Foxes (Vulpini) are a subgroup of the Dog Family, Canidae, found in North America, Eurasia and Africa (South American Foxes are a separate group, more closely related to True Dogs than to other Foxes). The group first appear in the fossil record in the Late Miocene (about 10.5 million years ago) in North America, where they are thought to have originated. The oldest known Foxes from outside North America appear in Central Africa in deposits about 7 million years in age, suggesting that the group must have spread across Eurasia and the Middle East by this time, though the earliest known Eurasian Foxes are much younger.
In a paper published in the Transactions of the Royal Society of South Africa on 16 January 2013, a team of scientists led by Adam Hartstone-Rose of the Pennsylvania State University Altoona, descibe a new species of Fox from the Early Pleistocene Malapa Cave locality in Gauteng Province, South Africa.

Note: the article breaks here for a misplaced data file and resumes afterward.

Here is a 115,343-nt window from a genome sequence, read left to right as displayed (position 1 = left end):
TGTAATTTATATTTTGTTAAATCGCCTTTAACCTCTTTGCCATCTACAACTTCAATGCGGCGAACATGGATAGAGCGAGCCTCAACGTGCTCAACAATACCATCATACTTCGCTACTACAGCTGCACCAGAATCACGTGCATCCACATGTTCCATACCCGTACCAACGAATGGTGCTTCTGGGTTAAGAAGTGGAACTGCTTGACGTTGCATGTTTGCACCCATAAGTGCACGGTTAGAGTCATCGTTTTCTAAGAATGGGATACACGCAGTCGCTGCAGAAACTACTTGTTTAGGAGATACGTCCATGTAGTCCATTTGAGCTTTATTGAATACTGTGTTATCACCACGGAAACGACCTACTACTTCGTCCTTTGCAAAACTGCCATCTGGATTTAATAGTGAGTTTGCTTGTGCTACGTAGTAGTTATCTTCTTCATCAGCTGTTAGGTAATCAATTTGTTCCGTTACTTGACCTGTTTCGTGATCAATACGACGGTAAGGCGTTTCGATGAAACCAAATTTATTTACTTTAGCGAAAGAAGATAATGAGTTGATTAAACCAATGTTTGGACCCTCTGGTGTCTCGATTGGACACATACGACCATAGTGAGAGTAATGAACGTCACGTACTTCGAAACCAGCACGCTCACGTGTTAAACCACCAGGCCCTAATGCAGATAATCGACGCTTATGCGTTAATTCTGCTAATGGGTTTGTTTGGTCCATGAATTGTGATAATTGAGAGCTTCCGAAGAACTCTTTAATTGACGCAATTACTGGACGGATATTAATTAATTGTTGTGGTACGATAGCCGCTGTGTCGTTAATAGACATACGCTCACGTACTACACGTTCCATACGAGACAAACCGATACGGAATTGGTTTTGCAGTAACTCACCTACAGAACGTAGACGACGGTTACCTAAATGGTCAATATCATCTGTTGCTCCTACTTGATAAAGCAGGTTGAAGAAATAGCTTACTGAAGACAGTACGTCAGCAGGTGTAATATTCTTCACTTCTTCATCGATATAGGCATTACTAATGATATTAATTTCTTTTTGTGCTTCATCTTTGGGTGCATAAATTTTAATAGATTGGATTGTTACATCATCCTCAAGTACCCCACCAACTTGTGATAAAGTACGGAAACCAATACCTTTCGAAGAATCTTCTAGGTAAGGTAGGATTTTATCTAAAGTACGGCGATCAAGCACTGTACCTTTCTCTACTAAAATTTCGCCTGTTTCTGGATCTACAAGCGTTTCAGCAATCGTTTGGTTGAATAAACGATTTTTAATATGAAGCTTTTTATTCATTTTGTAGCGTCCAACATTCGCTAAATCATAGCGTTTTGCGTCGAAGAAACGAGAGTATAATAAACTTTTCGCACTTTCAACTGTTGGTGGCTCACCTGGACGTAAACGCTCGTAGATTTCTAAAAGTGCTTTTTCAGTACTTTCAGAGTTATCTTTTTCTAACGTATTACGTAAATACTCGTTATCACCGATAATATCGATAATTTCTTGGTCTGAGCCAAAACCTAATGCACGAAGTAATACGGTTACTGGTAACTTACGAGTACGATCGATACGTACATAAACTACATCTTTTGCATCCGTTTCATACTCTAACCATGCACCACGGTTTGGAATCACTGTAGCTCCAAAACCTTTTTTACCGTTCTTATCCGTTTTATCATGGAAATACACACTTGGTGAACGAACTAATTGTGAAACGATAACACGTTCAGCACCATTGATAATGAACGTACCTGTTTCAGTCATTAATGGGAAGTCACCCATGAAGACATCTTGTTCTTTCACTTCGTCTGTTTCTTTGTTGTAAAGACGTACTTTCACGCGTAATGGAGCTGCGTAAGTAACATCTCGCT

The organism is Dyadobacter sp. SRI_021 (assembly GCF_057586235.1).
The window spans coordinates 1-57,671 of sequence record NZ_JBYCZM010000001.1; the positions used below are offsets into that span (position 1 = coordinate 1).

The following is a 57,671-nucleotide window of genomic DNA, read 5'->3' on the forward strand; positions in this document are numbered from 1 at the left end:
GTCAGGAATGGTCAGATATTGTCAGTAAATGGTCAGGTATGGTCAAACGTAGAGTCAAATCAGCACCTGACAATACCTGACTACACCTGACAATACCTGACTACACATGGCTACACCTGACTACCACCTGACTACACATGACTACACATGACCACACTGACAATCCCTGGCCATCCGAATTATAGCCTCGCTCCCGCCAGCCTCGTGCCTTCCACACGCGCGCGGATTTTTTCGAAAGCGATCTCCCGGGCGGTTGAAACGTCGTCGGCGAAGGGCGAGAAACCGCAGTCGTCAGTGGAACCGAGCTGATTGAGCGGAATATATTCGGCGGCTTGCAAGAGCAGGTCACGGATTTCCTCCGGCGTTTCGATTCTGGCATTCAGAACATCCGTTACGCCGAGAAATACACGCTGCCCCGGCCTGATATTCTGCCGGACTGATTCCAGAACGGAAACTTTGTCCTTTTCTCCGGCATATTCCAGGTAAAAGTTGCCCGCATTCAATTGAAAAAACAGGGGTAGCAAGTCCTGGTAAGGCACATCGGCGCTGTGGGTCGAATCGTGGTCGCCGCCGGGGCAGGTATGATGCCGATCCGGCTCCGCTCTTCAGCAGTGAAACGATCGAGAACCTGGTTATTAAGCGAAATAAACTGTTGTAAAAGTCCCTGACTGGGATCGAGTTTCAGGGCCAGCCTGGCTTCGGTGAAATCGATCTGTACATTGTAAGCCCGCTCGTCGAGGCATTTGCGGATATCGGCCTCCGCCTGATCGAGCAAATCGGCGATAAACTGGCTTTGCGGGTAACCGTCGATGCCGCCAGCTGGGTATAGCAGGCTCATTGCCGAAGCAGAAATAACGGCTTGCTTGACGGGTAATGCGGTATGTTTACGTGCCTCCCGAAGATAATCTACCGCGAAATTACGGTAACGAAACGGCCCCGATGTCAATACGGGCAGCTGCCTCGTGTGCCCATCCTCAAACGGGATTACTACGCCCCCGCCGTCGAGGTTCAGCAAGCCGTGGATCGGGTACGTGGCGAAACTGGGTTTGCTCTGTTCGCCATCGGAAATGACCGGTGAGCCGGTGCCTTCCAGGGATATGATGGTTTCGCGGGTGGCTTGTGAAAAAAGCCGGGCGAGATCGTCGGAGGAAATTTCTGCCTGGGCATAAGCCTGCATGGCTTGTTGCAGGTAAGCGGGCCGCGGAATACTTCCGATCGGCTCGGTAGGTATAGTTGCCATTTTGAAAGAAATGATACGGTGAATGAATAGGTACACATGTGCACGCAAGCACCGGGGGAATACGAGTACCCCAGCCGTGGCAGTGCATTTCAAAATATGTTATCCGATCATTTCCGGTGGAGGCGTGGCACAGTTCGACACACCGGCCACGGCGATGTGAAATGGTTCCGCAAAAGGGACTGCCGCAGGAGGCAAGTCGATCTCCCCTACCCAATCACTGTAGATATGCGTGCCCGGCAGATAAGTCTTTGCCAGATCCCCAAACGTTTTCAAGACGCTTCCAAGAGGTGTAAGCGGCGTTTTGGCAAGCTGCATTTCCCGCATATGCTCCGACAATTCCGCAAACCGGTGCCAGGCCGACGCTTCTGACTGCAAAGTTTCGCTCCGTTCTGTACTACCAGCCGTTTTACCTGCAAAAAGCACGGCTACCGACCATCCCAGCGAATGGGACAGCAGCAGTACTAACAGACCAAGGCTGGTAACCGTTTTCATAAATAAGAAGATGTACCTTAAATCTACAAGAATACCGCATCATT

The new species is named Vulpes skinneri, in honour of the late John Dawson Skinner, long-time director of the University of Pretoria Mammal Research Institute and author of many seminal works on African mammals.The specimens referred to the new species were initially refered to the species Vulpes chama when they were first recorded in 2011, but closer examination suggests that they are from a separate species.
Left mandible of Vulpes skinneri in (A) superior, (B) lateral, (C) medial and (D) posterior views. Hartstone-Rose et al. (2013).
See also The diet of the Langebaanweg Hyaenids, Signs of scavenging on a Pliocene Argentinean Glyptodont, Fossil Pandas from the Middle Miocene of Spain, The origin of domestic dogs and Did Spotted Hyenas colonize Britain once or twice?
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